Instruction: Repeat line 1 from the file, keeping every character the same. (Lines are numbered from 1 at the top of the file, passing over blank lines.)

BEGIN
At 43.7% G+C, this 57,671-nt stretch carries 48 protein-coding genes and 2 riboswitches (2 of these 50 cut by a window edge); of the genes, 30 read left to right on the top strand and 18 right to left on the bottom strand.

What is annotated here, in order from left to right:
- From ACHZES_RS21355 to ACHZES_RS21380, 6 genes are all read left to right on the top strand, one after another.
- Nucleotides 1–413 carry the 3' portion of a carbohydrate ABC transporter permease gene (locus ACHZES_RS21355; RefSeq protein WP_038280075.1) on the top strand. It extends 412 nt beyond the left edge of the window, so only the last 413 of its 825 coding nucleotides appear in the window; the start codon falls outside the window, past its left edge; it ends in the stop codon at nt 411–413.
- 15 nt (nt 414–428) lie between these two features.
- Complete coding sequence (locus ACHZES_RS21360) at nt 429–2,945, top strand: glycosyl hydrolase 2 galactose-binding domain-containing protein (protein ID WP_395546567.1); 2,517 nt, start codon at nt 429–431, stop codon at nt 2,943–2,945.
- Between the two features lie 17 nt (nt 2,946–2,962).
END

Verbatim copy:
At 43.7% G+C, this 57,671-nt stretch carries 48 protein-coding genes and 2 riboswitches (2 of these 50 cut by a window edge); of the genes, 30 read left to right on the top strand and 18 right to left on the bottom strand.